DENVER -- Home run totals have jumped this season, with some hitters embracing the uppercut swing to get more launch angle on the ball. Reds first baseman Joey Votto, who entered Tuesday as the National League's co-leader in homers, with 24, has avoided the uppercut style, but he did make
DENVER -- Home run totals have jumped this season, with some hitters embracing the uppercut swing to get more launch angle on the ball. Reds first baseman Joey Votto, who entered Tuesday as the National League's co-leader in homers, with 24, has avoided the uppercut style, but he did make changes to his approach that added some power.
His homer total is a career high for before an All-Star break, surpassing the 22 he slugged during his MVP year, 2010. He hit 29 homers overall in 2016.
"I think it was a good thing going through the previous two years of struggles, especially last year. I think it challenged me to make changes to my game," Votto said on Tuesday afternoon. "I think you can see some of the changes, just if you look at some of the crude numbers. Hopefully, the changes can become sustainable. I've been doing it for a year. I'm not trying to be coy. I don't want to give away too much information, but I've definitely made changes to my style of hitting. I'm noticing the changes on the field, and certainly the results."
Of Votto's 24 homers entering Tuesday, a Major League-leading 17 of them traveled more than 400 feet.
According to Statcast™, Votto's launch angle on homers has dipped slightly, from 32 percent to 31 percent. His average exit velocity on homers was 101.9 mph in 2016, and it's 103 mph this season. He is squaring up and barreling the ball more often, and hitting the homers harder.
On this date last year, Votto had 20 barrels, with nine of them home runs. Entering play Tuesday he already has 31 barrels, with 21 of them going for homers.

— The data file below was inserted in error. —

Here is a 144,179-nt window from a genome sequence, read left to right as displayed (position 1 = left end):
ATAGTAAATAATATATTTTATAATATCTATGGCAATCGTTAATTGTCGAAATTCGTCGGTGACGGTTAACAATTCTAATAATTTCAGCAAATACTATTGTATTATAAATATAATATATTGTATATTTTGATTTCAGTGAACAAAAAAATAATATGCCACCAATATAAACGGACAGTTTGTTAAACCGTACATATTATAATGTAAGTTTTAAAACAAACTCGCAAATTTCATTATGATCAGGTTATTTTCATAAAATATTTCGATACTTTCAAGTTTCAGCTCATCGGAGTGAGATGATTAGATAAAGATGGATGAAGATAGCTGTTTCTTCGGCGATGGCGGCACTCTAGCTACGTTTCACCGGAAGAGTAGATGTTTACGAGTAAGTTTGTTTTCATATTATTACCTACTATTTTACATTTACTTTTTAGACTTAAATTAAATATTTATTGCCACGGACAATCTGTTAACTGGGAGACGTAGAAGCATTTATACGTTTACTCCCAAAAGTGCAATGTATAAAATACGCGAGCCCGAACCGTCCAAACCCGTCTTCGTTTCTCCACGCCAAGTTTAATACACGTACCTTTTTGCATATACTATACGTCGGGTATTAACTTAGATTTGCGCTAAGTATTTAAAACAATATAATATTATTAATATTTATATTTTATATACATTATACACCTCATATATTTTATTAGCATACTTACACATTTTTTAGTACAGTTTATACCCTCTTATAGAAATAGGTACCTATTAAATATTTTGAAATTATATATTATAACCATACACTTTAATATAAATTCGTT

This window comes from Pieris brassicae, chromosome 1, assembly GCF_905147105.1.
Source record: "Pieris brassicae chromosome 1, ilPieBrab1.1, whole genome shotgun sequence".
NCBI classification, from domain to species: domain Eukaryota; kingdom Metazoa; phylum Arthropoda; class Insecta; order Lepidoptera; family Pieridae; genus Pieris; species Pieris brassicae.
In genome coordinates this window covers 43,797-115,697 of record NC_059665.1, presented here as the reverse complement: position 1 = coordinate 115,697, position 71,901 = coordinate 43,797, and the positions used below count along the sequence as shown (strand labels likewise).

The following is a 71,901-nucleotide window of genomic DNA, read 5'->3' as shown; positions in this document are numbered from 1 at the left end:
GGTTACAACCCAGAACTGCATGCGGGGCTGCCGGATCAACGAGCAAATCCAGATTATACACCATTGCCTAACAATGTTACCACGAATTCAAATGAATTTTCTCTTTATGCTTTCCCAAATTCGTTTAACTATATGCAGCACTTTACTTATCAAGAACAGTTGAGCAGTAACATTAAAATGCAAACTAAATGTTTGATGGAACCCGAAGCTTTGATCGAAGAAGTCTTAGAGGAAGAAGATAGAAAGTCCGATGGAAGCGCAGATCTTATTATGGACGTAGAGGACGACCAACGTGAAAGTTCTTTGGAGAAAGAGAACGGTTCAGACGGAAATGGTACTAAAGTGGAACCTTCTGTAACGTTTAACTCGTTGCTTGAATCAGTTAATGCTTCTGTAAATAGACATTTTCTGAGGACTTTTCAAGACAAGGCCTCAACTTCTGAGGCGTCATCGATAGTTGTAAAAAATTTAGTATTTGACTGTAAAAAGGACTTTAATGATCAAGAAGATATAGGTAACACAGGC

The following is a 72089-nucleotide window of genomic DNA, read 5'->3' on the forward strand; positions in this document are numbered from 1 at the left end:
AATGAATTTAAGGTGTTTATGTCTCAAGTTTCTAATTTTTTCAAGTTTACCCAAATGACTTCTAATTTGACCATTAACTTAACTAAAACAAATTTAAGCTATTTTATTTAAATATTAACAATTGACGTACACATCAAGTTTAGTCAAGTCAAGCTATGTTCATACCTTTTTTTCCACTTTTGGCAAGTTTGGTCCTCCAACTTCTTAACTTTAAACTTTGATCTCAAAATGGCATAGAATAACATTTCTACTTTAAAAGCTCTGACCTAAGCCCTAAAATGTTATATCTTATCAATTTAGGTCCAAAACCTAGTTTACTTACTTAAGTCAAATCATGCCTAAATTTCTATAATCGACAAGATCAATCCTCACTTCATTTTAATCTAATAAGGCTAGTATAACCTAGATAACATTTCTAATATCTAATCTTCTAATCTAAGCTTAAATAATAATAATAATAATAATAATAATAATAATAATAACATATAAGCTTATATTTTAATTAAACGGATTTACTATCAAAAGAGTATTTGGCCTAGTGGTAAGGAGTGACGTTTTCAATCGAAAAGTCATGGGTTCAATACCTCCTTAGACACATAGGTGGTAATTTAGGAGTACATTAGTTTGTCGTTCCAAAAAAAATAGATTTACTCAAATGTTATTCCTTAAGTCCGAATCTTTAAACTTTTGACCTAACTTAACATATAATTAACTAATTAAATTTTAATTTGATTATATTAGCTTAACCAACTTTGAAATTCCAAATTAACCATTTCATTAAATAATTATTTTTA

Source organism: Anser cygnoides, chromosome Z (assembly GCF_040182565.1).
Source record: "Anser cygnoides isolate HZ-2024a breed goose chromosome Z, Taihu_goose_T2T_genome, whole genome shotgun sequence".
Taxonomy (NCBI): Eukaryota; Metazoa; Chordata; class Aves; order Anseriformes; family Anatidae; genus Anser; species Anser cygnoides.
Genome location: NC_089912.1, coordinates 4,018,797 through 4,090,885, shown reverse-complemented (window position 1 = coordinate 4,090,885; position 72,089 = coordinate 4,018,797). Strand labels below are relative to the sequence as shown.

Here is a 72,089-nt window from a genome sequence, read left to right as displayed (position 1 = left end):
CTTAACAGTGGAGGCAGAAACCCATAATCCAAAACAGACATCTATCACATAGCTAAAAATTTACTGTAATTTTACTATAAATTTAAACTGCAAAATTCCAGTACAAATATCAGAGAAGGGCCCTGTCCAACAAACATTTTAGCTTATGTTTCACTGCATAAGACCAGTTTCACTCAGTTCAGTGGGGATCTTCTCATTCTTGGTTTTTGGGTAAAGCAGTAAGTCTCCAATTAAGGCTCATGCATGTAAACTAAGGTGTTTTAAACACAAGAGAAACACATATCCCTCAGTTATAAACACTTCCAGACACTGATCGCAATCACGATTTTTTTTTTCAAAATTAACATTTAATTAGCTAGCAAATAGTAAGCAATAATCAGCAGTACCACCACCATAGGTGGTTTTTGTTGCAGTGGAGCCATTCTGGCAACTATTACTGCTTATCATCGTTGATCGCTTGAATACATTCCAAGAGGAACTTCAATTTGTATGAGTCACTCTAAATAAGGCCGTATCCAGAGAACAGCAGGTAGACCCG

Nineteen of Votto's homers this season have been hit 100-plus mph (79.2 percent). That equals the number he had for all of last year -- 19 of his 29 were 100-plus mph (65.5 percent).
During Monday's 5-3 loss to the Rockies, Votto slugged a 3-0 pitch from Jeff Hoffman over the wall in center field. The homer gave him 1,500 career hits, good for 10th in Reds history, but he didn't place much emphasis on the milestone.
"I don't want to dismiss any achievement or any step along the way. I'd like to play good, healthy baseball for the remainder of my career," he said. "I'd like to be able to play for a while. Hopefully, that's a step along the way."
Votto, 33, isn't optimistic that he will reach the more prestigious 3,000-hit club, despite being signed through 2023 with a club option for 2024.
"I think I walk too much. Just doing the math, I'd have to play until I'm 42 or 43 for that to even happen," he said. "As for getting older and having bigger goals and achievements, I definitely do not think of them."
Mark Sheldon has covered the Reds for MLB.com since 2006, and previously covered the Twins from 2001-05. Follow him on Twitter @m_sheldon and Facebook and listen to his podcast.